Even though Zoom left it out of the above text, the ZHP-1 can also plug into cameras and camcorders which have a headphone jack. According to Zoom, the ZHP-1 impedance is 68 Ω (Ohms), so almost any output should be compatible and drive it very easily. The ZHP-1 officially weighs 190 grams (6.7 ounces), which explains why I find them so much lighter than the Status Audio CB-1 I have used for that past few years, which weighs in at ≈374 grams (13.2 ounces) which is nearly double. The very popular Sony MDR-7506 headphones officially weigh 230 grams (8.1 ounces). This makes the Zoom ZHP-1 the lightweight champion among these three headphones.
Like the Status Audio CB-1, the Zoom ZHP-1 fortunately allows detaching the cable (which is something not available from the Sony MDR-7506). However, the ZHP-1’s local port is a male 3.5 mm plug, rather than a female receptacle, which is more common among headphones with detachable cables I have seen before. However, that is easily solved by using a cable with has a female receptacle (i.e. an extension) or a with a female<>female coupler.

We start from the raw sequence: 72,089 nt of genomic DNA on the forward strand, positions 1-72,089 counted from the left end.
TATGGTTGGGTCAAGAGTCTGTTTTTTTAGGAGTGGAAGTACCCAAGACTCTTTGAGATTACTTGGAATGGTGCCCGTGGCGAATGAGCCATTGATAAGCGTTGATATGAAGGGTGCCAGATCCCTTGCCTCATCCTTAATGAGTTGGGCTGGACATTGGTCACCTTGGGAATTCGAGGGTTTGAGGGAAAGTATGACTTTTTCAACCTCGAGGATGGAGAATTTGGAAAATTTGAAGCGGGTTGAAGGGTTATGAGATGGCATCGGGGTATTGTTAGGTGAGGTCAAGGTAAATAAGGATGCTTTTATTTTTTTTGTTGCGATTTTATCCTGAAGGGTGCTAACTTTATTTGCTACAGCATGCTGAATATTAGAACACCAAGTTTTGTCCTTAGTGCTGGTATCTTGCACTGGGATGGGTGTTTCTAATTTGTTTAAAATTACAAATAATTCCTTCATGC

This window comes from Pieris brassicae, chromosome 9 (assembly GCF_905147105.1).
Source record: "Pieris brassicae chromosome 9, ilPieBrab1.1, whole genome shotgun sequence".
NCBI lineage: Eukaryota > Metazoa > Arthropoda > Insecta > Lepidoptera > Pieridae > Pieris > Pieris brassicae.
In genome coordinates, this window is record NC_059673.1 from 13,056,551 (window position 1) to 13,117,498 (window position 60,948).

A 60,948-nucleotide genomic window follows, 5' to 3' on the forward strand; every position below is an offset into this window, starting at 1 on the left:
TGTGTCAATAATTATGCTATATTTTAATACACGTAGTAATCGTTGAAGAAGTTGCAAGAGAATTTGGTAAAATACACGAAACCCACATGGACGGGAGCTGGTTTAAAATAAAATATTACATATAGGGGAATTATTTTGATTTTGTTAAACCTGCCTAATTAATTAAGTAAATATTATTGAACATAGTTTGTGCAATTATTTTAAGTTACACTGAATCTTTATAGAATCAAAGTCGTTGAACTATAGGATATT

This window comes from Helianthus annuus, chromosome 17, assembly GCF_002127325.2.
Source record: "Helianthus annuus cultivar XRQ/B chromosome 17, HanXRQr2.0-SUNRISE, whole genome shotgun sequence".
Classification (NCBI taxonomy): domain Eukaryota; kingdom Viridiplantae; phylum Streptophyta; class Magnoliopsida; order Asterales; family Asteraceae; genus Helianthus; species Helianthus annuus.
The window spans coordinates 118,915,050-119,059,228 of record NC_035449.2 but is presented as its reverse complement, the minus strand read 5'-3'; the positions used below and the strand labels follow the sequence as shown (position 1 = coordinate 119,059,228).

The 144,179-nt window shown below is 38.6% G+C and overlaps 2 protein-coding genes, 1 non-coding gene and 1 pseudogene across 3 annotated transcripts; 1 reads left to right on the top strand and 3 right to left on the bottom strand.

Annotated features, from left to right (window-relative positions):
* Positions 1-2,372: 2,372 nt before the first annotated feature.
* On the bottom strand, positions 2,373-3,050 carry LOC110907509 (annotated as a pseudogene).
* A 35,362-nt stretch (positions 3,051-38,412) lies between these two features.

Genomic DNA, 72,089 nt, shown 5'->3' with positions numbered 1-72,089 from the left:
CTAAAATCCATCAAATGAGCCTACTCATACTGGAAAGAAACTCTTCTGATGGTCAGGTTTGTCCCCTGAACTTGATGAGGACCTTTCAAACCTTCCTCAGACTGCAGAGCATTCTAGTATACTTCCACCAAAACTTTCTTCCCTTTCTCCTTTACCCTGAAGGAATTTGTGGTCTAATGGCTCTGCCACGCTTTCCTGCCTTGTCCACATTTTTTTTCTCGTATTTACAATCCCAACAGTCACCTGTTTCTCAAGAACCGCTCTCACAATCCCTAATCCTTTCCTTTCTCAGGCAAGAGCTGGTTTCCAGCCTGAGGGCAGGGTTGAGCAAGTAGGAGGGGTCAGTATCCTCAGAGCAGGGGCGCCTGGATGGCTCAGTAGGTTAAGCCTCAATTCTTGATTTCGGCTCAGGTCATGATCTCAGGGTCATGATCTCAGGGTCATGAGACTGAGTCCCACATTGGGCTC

How to brand the Zoom ZHP-1 headphones
Unlike the CB-1 from Status Audio (which already came unbranded and brandable), the Zoom ZHP-1 comes branded with the Zoom logo and other words. That’s why I knew I would have to have my graphic designer (Andreína of ViniloArt.com) make the adapted CapicúaFM logo opaque, not transparent. I wanted the stickers to have a black matte finish in the background. First, I measured the diameter of the circle on the exterior side of the branding area of the ZHP-1, since that information is not published by Zoom. I measured it to be 57 millimeters. However, Andreína recommended that I order the stickers for only a palindromic 55 millimeters diameter instead. I ordered them from Sticker Mule, where I had ordered other stickers before. For that, I uploaded the pre-designed and pre-sized PDF file I received from to Sticker Mule.